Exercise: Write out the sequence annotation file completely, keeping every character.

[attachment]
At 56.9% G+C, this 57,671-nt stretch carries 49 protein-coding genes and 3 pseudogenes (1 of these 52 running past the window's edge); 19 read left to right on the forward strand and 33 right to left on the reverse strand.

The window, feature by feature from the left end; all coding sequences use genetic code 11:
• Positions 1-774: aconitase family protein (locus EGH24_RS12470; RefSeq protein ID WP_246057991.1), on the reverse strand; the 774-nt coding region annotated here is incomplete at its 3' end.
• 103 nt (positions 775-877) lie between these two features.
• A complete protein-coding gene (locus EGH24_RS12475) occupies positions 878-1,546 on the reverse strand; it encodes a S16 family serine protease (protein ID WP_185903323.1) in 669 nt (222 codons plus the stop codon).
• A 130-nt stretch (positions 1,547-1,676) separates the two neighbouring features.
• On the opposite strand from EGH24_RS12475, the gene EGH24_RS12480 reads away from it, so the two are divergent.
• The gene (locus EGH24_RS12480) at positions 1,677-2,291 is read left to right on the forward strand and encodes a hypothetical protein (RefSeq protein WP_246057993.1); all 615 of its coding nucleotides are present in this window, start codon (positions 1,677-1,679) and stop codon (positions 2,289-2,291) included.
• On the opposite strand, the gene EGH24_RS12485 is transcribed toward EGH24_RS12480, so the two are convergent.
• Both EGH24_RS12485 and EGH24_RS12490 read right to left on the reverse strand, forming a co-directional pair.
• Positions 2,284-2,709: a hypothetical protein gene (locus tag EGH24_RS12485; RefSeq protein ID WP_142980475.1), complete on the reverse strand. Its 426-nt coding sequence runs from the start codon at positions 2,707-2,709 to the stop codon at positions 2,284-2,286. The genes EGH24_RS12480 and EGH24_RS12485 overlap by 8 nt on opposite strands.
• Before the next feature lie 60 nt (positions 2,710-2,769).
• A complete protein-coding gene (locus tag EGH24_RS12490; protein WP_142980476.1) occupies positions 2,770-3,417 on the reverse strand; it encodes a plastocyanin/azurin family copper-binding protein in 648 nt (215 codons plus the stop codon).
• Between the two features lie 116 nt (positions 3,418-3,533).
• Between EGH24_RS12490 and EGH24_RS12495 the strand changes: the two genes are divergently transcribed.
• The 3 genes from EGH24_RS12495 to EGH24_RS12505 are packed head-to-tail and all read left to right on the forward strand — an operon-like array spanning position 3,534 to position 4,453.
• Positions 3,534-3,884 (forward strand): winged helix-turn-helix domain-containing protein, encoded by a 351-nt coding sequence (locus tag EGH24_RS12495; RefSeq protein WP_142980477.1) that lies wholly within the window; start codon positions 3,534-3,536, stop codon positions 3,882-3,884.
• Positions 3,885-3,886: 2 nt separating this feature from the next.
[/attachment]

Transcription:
At 56.9% G+C, this 57,671-nt stretch carries 49 protein-coding genes and 3 pseudogenes (1 of these 52 running past the window's edge); 19 read left to right on the forward strand and 33 right to left on the reverse strand.

The window, feature by feature from the left end; all coding sequences use genetic code 11:
• Positions 1-774: aconitase family protein (locus EGH24_RS12470; RefSeq protein ID WP_246057991.1), on the reverse strand; the 774-nt coding region annotated here is incomplete at its 3' end.
• 103 nt (positions 775-877) lie between these two features.
• A complete protein-coding gene (locus EGH24_RS12475) occupies positions 878-1,546 on the reverse strand; it encodes a S16 family serine protease (protein ID WP_185903323.1) in 669 nt (222 codons plus the stop codon).
• A 130-nt stretch (positions 1,547-1,676) separates the two neighbouring features.
• On the opposite strand from EGH24_RS12475, the gene EGH24_RS12480 reads away from it, so the two are divergent.
• The gene (locus EGH24_RS12480) at positions 1,677-2,291 is read left to right on the forward strand and encodes a hypothetical protein (RefSeq protein WP_246057993.1); all 615 of its coding nucleotides are present in this window, start codon (positions 1,677-1,679) and stop codon (positions 2,289-2,291) included.
• On the opposite strand, the gene EGH24_RS12485 is transcribed toward EGH24_RS12480, so the two are convergent.
• Both EGH24_RS12485 and EGH24_RS12490 read right to left on the reverse strand, forming a co-directional pair.
• Positions 2,284-2,709: a hypothetical protein gene (locus tag EGH24_RS12485; RefSeq protein ID WP_142980475.1), complete on the reverse strand. Its 426-nt coding sequence runs from the start codon at positions 2,707-2,709 to the stop codon at positions 2,284-2,286. The genes EGH24_RS12480 and EGH24_RS12485 overlap by 8 nt on opposite strands.
• Before the next feature lie 60 nt (positions 2,710-2,769).
• A complete protein-coding gene (locus tag EGH24_RS12490; protein WP_142980476.1) occupies positions 2,770-3,417 on the reverse strand; it encodes a plastocyanin/azurin family copper-binding protein in 648 nt (215 codons plus the stop codon).
• Between the two features lie 116 nt (positions 3,418-3,533).
• Between EGH24_RS12490 and EGH24_RS12495 the strand changes: the two genes are divergently transcribed.
• The 3 genes from EGH24_RS12495 to EGH24_RS12505 are packed head-to-tail and all read left to right on the forward strand — an operon-like array spanning position 3,534 to position 4,453.
• Positions 3,534-3,884 (forward strand): winged helix-turn-helix domain-containing protein, encoded by a 351-nt coding sequence (locus tag EGH24_RS12495; RefSeq protein WP_142980477.1) that lies wholly within the window; start codon positions 3,534-3,536, stop codon positions 3,882-3,884.
• Positions 3,885-3,886: 2 nt separating this feature from the next.